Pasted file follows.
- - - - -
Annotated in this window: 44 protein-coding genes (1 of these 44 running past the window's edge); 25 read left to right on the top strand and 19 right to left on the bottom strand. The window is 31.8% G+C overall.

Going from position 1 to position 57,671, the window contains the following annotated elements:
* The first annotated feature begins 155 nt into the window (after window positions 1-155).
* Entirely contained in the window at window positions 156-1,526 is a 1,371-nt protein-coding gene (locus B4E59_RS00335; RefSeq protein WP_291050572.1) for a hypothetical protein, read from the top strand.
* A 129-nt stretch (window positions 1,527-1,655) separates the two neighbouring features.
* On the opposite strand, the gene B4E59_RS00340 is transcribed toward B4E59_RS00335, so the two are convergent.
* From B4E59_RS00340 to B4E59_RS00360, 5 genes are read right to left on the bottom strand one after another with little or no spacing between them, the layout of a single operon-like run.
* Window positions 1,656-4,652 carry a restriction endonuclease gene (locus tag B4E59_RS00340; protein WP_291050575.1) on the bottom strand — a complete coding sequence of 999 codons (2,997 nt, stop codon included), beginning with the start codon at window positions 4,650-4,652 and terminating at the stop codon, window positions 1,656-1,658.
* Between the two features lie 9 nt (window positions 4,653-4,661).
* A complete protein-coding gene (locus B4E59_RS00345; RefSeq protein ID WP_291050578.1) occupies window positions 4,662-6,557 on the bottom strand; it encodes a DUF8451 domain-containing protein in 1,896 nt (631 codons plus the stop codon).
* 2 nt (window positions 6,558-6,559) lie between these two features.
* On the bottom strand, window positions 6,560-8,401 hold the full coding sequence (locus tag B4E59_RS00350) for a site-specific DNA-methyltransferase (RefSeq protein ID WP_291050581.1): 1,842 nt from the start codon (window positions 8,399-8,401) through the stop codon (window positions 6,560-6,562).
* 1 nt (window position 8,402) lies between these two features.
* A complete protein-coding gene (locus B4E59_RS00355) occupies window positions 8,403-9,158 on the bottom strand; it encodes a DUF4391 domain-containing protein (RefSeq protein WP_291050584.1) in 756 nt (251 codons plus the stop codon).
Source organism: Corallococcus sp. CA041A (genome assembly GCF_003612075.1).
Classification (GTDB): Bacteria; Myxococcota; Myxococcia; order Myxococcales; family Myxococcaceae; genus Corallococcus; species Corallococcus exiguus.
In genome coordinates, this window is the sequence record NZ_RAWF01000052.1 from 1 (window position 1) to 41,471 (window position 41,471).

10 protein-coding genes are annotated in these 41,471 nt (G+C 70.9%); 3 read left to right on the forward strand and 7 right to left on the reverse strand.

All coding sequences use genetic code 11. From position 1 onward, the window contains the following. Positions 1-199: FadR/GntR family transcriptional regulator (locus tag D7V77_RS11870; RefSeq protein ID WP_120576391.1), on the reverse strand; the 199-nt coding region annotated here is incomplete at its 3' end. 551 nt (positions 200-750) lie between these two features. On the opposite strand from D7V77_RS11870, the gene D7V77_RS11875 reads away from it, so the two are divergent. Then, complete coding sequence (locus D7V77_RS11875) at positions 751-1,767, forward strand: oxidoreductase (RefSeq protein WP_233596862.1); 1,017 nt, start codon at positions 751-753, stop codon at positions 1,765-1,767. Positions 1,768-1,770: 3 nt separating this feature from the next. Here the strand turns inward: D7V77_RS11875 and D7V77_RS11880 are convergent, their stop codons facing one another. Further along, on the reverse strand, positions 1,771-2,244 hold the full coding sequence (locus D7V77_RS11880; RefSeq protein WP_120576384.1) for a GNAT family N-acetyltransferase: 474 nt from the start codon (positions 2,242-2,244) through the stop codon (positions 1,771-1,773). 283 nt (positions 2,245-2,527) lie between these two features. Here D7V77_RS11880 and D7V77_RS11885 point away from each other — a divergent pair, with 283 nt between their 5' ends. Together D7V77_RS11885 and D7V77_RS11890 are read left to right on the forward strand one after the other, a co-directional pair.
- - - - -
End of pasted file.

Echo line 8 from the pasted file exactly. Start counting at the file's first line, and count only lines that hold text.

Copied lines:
* Window positions 1,656-4,652 carry a restriction endonuclease gene (locus tag B4E59_RS00340; protein WP_291050575.1) on the bottom strand — a complete coding sequence of 999 codons (2,997 nt, stop codon included), beginning with the start codon at window positions 4,650-4,652 and terminating at the stop codon, window positions 1,656-1,658.